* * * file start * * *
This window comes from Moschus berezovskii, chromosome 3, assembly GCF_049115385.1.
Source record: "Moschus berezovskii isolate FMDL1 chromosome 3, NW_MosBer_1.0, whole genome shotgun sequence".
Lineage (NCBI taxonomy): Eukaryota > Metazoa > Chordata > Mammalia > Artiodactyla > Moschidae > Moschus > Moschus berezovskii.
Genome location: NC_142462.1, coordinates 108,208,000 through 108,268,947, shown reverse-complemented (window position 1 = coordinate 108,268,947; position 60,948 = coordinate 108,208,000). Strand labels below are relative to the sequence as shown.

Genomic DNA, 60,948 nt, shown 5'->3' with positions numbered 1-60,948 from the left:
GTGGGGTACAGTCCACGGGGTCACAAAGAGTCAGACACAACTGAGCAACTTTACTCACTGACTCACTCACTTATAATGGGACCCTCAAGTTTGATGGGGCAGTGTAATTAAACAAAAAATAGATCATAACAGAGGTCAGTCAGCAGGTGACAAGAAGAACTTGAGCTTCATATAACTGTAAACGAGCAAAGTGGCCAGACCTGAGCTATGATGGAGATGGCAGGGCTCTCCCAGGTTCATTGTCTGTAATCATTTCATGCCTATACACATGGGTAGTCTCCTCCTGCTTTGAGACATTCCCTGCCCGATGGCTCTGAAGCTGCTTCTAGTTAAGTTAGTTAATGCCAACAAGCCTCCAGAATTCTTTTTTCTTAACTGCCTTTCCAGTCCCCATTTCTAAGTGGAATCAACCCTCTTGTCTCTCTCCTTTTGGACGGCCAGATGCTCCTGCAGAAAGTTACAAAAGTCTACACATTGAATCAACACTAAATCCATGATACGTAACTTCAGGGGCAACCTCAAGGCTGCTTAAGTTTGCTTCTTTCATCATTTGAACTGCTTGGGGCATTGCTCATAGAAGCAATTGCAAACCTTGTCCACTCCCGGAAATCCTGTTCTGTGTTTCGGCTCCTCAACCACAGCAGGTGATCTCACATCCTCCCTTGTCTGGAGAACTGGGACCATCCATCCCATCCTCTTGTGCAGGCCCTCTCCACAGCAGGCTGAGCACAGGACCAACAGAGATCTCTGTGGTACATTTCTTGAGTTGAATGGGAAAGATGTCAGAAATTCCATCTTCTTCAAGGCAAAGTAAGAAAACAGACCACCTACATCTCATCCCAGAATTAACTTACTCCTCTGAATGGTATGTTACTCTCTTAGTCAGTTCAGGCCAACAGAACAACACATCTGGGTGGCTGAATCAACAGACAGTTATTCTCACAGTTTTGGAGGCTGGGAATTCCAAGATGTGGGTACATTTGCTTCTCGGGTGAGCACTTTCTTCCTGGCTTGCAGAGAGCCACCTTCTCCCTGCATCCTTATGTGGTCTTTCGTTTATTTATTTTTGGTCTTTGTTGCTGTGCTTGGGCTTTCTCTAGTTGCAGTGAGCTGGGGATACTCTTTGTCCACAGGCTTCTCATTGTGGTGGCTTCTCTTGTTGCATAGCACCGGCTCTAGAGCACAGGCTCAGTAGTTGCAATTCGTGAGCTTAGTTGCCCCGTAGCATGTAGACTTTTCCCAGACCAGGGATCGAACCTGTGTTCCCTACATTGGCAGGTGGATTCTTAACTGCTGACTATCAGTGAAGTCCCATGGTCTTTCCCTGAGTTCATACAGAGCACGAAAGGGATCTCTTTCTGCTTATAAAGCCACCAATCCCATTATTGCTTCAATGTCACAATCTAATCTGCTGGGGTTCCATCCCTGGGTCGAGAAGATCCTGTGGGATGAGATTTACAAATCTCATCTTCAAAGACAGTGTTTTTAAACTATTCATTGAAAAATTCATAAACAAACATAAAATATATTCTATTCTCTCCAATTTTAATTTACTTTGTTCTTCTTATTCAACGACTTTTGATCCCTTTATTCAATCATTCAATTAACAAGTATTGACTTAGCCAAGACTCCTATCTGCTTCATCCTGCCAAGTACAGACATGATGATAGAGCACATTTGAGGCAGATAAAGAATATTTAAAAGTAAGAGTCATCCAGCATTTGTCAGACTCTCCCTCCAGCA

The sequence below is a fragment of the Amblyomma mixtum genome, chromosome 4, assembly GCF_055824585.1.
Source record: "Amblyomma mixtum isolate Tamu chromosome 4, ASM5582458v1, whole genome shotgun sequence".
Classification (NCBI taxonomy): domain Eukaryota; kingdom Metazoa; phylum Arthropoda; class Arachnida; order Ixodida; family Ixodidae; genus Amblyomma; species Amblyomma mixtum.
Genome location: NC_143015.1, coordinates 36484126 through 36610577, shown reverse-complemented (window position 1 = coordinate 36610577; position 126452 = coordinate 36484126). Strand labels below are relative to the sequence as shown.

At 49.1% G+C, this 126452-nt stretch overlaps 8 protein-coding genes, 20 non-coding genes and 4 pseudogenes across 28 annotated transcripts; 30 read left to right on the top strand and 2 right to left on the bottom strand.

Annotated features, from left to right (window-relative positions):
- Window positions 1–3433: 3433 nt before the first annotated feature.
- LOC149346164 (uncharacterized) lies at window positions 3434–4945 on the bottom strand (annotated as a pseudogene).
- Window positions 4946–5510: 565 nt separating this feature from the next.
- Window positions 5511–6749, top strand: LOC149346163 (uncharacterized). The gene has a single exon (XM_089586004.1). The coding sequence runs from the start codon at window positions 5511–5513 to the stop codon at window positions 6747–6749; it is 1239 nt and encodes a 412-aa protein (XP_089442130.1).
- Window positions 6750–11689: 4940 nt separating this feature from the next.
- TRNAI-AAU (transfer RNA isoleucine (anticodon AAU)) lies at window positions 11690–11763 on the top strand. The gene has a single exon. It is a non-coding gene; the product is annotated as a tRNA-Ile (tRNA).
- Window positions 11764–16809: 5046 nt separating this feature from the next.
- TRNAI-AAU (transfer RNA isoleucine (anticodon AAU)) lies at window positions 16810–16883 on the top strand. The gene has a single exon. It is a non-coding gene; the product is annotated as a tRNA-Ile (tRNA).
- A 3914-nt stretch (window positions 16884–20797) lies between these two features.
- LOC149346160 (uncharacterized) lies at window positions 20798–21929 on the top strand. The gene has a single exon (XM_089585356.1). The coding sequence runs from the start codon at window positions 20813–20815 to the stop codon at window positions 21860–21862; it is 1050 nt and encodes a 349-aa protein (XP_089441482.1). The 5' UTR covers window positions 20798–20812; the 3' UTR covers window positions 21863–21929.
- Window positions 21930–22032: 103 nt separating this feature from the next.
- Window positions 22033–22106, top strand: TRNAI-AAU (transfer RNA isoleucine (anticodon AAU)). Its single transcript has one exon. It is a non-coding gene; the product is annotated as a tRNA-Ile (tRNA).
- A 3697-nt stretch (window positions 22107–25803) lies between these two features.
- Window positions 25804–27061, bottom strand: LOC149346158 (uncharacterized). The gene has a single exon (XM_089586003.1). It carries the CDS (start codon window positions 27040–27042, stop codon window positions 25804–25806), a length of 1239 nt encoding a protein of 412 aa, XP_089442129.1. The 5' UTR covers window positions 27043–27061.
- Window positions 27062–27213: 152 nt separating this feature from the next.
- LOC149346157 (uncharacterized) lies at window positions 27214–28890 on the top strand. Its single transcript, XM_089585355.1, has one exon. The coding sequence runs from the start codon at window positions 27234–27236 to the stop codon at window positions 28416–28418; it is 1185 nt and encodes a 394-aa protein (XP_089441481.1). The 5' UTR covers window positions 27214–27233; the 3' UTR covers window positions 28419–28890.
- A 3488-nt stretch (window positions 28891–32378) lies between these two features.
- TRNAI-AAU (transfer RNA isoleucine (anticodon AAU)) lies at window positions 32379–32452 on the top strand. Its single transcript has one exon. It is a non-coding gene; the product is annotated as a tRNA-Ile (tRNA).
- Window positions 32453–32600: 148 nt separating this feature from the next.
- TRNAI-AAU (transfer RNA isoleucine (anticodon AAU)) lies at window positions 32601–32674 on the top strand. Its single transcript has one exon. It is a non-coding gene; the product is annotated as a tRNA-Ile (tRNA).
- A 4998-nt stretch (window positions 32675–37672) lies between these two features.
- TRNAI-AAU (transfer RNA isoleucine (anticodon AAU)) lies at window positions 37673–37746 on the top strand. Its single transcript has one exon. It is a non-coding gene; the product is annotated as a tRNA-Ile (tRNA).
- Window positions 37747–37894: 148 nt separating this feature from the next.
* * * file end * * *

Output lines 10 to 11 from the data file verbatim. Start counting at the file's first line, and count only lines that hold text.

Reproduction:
Genome location: NC_143015.1, coordinates 36484126 through 36610577, shown reverse-complemented (window position 1 = coordinate 36610577; position 126452 = coordinate 36484126). Strand labels below are relative to the sequence as shown.

At 49.1% G+C, this 126452-nt stretch overlaps 8 protein-coding genes, 20 non-coding genes and 4 pseudogenes across 28 annotated transcripts; 30 read left to right on the top strand and 2 right to left on the bottom strand.